“Dad, Are We Rich?
By Simeon G. Silverio, Jr.
Publisher & Editor
Asian Journal San Diego
The Original and First Asian Journal in America
Based on a true story
“Dad, are we rich?
Romys four-year-old son Justin asked him this as Romy pulled out of his $3 million mansion. They were inside his $150,000 late model Mercedes Benz sports car in a gated affluent community in San Diego, California. Romy was a director of one of the biggest hospitals in the county, making well over $500,000 a year.
“Why do you ask that? Romy asked his son.
“Because my friend Jason said we have nice cars and a big house and therefore we are rich.
Romy smiled. He remembered growing up in one of the poorest slum areas in Tondo, Manila, the Philippines with his three brothers and sister. They were so poor that their family could only afford to eat twice a day, once in the morning and once at four in the afternoon. He thought this was a common practice until he learned his friends and their families ate at least three times a day. When he confronted his father about it, he simply answered, “Thats too much. One should only eat twice a day.
His father passed away when Romy was ten years old. His mother and her children were forced to fend for themselves. Romy was the youngest, his brother Angelo was 12, his sister Myra was 14, Martin was 16, and Danny was 18. They ran a small funeral parlor business that catered to the community, composed mostly of the poor. When someone in the area died, people could not afford the cost of burial services, so a wake was held for days until funds were raised. One way of raising money, aside from donations from relatives and neighbors, was to hold card games, with a fixed amount given to the bereaved family in every game. Gambling may have been illegal, but the authorities allowed it during wakes in response to the financial predicaments of the poor.
The funeral parlor sold cheap caskets made by its own workers. They also rented out lights, other funeral equipment, and a funeral car. In addition, the parlor offered embalming services for the deceased, with Romys elder teenage brothers performing the tasks.
“How can they do that? a friend once asked Romy, knowing the job required special skills, if not a license.
“The bodies are already dead, he answered matter-of-factly. “All one has to do is open the stomach, remove the entrails, and put in cottons and embalming fluid. The stomach is not even sewed back since it is covered with the deceased clothes during the viewing.
Despite their poverty, Romy only remembered the happy times growing up in the slum community. Their neighborhood basketball team was the perennial champion in the summer tournaments held in the area.
One time, a new referee in the tournament noticed that the team had only three members wearing rubber shoes. The two others, Romy and his brother Angelo, were barefoot.
“Teka muna, bakit nakaapak kayo? Hindi puwede iyan (Wait, how come you are barefooted? Thats not allowed), the referee told them before the game began.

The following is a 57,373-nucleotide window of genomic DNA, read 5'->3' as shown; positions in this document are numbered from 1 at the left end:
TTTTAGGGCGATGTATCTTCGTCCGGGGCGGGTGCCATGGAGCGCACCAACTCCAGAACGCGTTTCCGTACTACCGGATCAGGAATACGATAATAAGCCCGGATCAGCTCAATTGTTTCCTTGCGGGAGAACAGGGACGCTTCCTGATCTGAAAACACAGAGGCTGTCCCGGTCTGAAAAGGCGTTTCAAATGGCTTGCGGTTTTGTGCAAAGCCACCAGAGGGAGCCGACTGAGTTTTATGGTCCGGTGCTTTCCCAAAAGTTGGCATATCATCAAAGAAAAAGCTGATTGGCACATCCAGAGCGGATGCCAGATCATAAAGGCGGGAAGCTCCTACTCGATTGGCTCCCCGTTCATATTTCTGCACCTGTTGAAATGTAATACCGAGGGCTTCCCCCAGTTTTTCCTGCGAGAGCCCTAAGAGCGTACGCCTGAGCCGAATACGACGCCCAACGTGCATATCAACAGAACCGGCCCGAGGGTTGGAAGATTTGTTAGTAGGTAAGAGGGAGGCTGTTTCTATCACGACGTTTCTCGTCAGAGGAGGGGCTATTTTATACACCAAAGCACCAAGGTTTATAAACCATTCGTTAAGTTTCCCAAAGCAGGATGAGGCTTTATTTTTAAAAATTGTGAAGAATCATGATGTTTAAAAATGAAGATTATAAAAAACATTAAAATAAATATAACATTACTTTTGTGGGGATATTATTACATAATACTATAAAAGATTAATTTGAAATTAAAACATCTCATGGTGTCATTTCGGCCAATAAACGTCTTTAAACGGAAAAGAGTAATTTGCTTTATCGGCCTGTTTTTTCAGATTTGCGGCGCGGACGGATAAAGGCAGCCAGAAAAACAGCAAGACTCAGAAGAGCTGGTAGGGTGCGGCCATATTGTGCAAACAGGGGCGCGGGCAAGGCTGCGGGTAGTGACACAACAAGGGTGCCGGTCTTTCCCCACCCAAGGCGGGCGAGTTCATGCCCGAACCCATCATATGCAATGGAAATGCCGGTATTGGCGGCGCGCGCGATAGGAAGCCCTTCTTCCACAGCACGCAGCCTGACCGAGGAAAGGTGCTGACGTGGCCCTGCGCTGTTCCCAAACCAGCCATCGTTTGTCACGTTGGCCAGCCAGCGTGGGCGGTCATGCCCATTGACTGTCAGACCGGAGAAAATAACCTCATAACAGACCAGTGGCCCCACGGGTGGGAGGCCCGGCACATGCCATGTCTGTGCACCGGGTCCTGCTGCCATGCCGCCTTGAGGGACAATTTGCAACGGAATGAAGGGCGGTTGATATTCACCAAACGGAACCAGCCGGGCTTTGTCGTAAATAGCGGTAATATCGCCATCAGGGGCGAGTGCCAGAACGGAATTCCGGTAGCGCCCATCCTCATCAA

Two of the three players with shoes lent Romy and his brother their left shoes while keeping the right ones for themselves. When the referee realized that the other players were too poor to afford rubber shoes, he just shrugged off the rule: “Sige na nga (Okay Ill allow it).
Even though four members played with only one shoe, the team retained the championship for that year and multiple years subsequently.
When their father died, the eldest child, Danny, was in his second year in college for accounting. The second oldest, Martin, had just graduated from high school and was about to enter college, but the family could not afford to send two siblings to college concurrently. The others were still in high school and grade school and did not require funds for their education as they went to public institutions. Martin had to join the U.S. Navy, telling the recruiters he was already eighteen years old despite being two years younger. Martin sent money so that Danny could stay in college. When Danny graduated and became an accountant, he financed the education of the next sibling in line, Myra. When Myra was done, she sent Angelo to college. The family was financially better off when it was Romys turn to attend college. He took up medicine, and everybody in the family chipped in so that he could realize his dream of becoming a doctor.
Romy went to the United States and became a successful surgeon. His other siblings had their own families and were also successful in their careers. The boys migrated to different parts of the world. Only Myra, who married a successful businessman, stayed home. Their mother visited her children throughout the year as they held annual family reunions during the death anniversary of their father.
“DAD, ARE WE RICH? Justin asked again, interrupting Romys thoughts. He could not answer his son for he was afraid the boy might get a wrong idea. Still, the boy persisted and Romy eventually said they were.
“Were you rich when you were growing up? Justin asked again.
Romy was about to say “No when he remembered how his family members helped each other during their times of need.
“Yes, he told Justin. “We were rich when I was growing up.
“Did you have a nice car? the boy asked again.
“No, he replied.
“Did you have a big house?
“No, he answered.
“Did you have a lot of money?
“Then how come you said you were rich?
“Because we had each other.
He knew that Justin would not understand what he meant, but he would make sure that when his son was old enough, the boy would know what being rich, to Romy, was all about. – AJ